The parents of three children who were kidnapped, then murdered in Iowa met with Governor Branstad today (Monday) to talk about reinstating capital punishment in Iowa. Drew Collins is the father of Elizabeth Collins, the girl who went missing this summer in Evansdale. Her body was found by hunters earlier this month. “Every time it happens, we hear it on the news and we just go, ‘Oh, that’s too bad. That’s terrible,’ but we’ve done nothing to change what’s happening,” Collins says. “To me, it’s criminal that we don’t protect our children. I mean, if we don’t protect our children, I mean, what are we as a society?” Collins says he’s always supported the death penalty. His wife, Heather, used to oppose capital punishment, but her daughter’s brutal death has changed her mind.
Donnisha Hill of Waterloo was kidnapped and murderd in 2006. Her father, Adonnis (uh-DON-iss) Hill, says he wants to try to save other parents from the pain he’s gone through. “I have those pictures of my daughter etched in my brain and the brutality of it is overwhelming,” Hill says. Andrew Christie’s daughter, Evelyn Miller, was kidnapped from her home near Floyd — in north central Iowa — and killed in 2005. Authorities this fall arrested a suspect. Christie sees the death penalty as justice.
Noreen Goschis the mother of Johnny Gosch, a 12-year-old West Des Moines paper boy who was kidnapped in 1982 and has never been found. She joined the other parents in talking with Branstad, then talking with reporters. “I have been in support of the death penalty, but we’re now going to be calling it capital justice,” Gosch said. State Senator Kent Sorenson, a Republican from Milo, has pledged to be the primary sponsor of a bill that would impose the death penalty in cases of kidnapping and murder, plus impose new restrictions on sex offenders.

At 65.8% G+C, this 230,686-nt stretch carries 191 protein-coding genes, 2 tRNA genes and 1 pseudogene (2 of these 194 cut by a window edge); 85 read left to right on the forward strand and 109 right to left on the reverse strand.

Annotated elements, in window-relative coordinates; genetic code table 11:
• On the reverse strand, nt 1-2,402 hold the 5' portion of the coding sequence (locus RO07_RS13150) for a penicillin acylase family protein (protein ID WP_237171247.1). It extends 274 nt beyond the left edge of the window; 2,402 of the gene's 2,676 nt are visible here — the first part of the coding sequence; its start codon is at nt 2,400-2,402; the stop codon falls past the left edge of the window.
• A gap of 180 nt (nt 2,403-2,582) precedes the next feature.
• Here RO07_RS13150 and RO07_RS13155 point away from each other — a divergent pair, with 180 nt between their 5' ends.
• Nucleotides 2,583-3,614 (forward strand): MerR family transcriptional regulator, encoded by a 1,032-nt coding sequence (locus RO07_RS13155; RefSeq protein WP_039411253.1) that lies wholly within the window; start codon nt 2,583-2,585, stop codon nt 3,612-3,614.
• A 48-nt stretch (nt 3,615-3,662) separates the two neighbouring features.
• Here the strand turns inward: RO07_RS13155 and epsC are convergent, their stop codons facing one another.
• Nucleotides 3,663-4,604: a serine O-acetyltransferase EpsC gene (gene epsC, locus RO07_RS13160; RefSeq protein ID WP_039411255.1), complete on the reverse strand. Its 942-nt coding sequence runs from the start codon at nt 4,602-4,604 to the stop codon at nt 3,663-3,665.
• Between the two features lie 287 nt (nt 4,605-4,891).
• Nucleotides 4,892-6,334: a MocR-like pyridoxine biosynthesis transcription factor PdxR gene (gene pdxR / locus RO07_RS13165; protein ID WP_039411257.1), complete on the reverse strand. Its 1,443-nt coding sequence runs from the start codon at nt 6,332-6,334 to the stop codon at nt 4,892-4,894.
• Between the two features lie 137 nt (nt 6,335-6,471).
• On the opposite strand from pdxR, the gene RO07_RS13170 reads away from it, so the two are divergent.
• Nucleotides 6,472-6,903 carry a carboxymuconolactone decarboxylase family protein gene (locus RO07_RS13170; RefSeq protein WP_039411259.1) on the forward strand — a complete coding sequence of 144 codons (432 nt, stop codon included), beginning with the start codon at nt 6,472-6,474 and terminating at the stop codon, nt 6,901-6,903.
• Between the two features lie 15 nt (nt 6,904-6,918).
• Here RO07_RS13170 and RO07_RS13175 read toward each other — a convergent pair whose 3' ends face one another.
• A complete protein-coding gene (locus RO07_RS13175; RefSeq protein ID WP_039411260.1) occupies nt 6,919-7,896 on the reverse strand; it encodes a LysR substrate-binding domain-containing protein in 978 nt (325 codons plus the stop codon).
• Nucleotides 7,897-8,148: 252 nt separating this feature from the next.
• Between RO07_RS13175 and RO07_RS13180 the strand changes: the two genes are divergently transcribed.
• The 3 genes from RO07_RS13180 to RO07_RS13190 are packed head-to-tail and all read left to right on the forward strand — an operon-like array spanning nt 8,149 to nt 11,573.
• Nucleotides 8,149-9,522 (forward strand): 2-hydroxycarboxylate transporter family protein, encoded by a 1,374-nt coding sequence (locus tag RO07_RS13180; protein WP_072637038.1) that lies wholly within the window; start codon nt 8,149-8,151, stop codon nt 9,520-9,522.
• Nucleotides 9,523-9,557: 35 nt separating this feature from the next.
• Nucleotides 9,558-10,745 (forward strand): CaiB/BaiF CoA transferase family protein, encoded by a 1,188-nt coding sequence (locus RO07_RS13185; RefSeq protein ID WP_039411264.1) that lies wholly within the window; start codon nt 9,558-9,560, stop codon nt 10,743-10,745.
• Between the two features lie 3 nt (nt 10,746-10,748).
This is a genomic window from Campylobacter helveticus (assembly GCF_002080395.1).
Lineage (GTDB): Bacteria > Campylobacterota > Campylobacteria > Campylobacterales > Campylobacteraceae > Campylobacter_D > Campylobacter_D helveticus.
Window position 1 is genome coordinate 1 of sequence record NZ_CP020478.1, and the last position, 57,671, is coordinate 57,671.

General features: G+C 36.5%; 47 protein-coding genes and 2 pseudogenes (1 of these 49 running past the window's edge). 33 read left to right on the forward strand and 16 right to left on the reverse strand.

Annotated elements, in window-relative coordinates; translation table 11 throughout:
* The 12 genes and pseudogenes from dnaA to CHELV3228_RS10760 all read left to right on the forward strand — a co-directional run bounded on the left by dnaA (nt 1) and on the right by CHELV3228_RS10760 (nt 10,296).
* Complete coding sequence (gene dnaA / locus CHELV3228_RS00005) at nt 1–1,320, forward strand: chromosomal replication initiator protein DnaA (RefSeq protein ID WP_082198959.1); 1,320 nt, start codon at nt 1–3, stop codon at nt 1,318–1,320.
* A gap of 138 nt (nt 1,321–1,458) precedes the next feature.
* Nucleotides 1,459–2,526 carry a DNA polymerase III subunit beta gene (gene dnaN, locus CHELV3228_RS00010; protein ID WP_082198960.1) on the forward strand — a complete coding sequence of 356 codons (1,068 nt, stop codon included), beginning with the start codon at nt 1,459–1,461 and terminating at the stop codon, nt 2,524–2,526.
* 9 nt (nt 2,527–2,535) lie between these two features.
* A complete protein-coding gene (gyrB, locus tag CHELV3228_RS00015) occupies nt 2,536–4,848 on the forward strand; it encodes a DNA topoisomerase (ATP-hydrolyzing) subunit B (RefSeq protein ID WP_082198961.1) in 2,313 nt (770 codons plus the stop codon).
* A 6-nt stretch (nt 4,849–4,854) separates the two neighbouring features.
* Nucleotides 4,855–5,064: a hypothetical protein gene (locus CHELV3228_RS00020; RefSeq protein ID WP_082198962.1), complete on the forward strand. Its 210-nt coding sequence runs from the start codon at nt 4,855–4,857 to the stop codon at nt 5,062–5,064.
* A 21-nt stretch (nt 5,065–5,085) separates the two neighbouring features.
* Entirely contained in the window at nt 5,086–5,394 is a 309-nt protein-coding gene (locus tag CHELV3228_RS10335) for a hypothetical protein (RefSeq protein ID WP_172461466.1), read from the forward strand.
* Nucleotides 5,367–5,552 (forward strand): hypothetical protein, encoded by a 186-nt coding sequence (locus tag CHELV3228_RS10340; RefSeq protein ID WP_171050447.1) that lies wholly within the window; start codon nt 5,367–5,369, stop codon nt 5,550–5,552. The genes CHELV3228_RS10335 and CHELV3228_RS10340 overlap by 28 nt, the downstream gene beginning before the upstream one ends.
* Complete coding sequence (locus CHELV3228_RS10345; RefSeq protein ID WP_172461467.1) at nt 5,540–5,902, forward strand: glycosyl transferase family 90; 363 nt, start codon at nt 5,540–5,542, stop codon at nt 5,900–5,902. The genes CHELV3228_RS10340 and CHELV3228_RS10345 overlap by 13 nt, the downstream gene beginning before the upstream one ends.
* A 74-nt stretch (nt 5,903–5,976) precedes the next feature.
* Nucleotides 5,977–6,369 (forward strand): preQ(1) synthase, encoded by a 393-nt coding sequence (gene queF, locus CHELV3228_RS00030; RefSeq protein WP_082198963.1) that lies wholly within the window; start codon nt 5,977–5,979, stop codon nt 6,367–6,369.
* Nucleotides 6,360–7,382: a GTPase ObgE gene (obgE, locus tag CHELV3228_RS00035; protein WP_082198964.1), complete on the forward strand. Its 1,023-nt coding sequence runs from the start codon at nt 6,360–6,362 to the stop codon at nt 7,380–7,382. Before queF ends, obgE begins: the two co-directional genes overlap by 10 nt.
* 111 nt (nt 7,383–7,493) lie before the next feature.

“From the short period of June of 2012 to October of 2012, there was 42 attempted abductions in Iowa. That’s just insane that we’re living in a society like that,” Sorenson says. ” Obviously, what we’re doing in the state is not working. We need to look at legislation to improve the quality of life for our children, their safety and I’m willing to have that fight. I’m willing to have that discussion.” Sorenson plans to hold another news conference in January, with the families, to announce details of the legislation once it’s drafted. Sorenson acknowledges it will be an “uphill fight” to even get the bill considered in the senate.
Senator Rob Hogg, a Democrat from Cedar Rapids, will lead the Senate Judiciary Committee in January and Hogg does not plan to bring a death penalty bill up for debate. “Unfortunely right now in the case of the two, Lyric Cook and Elizabeth Collins, I think it’s a real distraction to be having this debate about the death penalty when the perpetrator or the perpetrators of those murders have not even been caught yet,” Hogg says. “Every resource of state government should be deployed on catching the perpetrator of those murders.” Hogg opposes the death penalty.
Senate Democratic Leader Mike Gronstal of Council Bluffs, the man who decides which bills will be debated in the senate, will not bring a death penalty bill up for debate. “Every time there’s a particularly tragic and heinous murder, people come back and start talking about the death penalty,” Gronstal said today during an interview with Radio Iowa. “I think the death penalty’s immoral. I’m not going to move a death penalty bill in the senate.” For about 30 years Governor Branstad has supported reinstating a limited form of capital punishment in Iowa, applicable in cases of kidnapping and murder, but Branstad acknowledges the “political reality” is the bill won’t pass the senate.